That’s the word from a new consumer survey and analysis by Brian Tunick, retail analyst at RBC Capital Markets, which polled more than 500 shoppers. Millennials, which the study defined as ages 14 through 34, made up half the sample size.
Old Navy had the highest brand consideration among the company’s main divisions, with 53 percent of respondents in the survey indicating they like/love the chain. That compares with 35 percent for Gap and 22 percent for Banana Republic.
In the second quarter, the company’s comparable-store sales fell 2 percent, with a 3 percent drop at Gap global, while Banana Republic was down 9 percent and Old Navy was flat.
“Old Navy’s market share prospects appear better positioned [than Gap or Banana Republic], with Old Navy registering among the highest brand consideration scores across the group for both Millennials and non-Millennials,” Tunick said. “Millennials in particular appear to be drawn to Old Navy’s value positioning. From a category perspective, the customer appears willing to view Old Navy as a fashion destination.”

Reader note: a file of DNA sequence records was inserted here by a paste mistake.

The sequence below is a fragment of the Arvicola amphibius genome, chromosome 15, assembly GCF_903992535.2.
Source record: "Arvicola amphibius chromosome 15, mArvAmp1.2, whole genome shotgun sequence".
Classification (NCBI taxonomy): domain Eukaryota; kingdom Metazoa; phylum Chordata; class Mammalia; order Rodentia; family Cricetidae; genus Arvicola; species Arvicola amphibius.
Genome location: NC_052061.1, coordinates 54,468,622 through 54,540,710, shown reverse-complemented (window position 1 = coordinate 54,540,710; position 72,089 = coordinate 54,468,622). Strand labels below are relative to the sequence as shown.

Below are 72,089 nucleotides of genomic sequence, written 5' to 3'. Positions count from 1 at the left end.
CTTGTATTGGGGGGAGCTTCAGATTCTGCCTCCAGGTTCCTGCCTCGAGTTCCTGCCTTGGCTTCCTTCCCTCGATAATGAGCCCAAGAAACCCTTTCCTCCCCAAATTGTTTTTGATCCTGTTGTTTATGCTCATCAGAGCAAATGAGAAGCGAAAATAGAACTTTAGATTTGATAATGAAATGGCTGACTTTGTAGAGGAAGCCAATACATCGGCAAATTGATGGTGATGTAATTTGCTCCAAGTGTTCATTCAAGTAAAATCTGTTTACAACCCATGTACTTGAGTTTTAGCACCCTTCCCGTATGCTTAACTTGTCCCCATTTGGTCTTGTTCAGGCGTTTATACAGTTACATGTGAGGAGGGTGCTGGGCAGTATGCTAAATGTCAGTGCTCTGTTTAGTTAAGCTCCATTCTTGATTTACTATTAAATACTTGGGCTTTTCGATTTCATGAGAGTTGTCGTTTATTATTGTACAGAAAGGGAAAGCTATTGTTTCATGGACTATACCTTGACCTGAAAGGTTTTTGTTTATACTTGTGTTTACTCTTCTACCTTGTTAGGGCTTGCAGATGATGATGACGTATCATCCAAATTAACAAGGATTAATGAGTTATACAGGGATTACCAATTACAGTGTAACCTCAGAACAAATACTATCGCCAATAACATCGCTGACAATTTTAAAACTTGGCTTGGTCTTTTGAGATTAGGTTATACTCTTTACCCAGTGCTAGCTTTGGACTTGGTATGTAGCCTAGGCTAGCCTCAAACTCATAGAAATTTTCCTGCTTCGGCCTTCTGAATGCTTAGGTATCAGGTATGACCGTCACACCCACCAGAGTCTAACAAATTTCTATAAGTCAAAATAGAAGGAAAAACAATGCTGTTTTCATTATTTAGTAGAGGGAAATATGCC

Tunick described the value chain as the “linchpin” to the company, accounting for 42 percent of sales and estimated 51 percent of earnings before interest, taxes, depreciation and amortization.
It’s a very different story at the other end of the price scale.
“Looking at the data, our biggest take on Banana Republic is how alienated the consumer is, with 49 percent of our total respondents indicating that they’d rather shop somewhere else,” Tunick said. “This compares to 29 percent at core Gap and 23 percent at Old Navy. Clearly from a traffic/brand-recovery perspective, Banana Republic has the most heavy lifting to do to improve customer consideration. The customer’s alienation from Banana Republic is further emphasized by the 75 percent ‘never’ answer when asked how often survey respondents shop at Banana Republic. While we note that the data is likely skewed by our sample, the negative perception at Banana Republic is clearly directionally far worse vs. core Gap and Old Navy.
“Bottom line, our take is that traffic stabilization at this brand will be extremely hard to achieve given multiple years of fashion misses and pricing architecture issues,” he said. “We think repairing Banana Republic will be a longer battle.”
In the sector as a whole, RBC found that, among Millennials, consumers gravitated most strongly to Victoria’s Secret/Pink (with a like/love reading of 59 percent), Forever 21 (57 percent) and TJ Maxx (54 percent). The weakest chains in the study by that measure were Justice (8 percent), Abercrombie & Fitch (10 percent), Maurices (13 percent) and Zara (13 percent).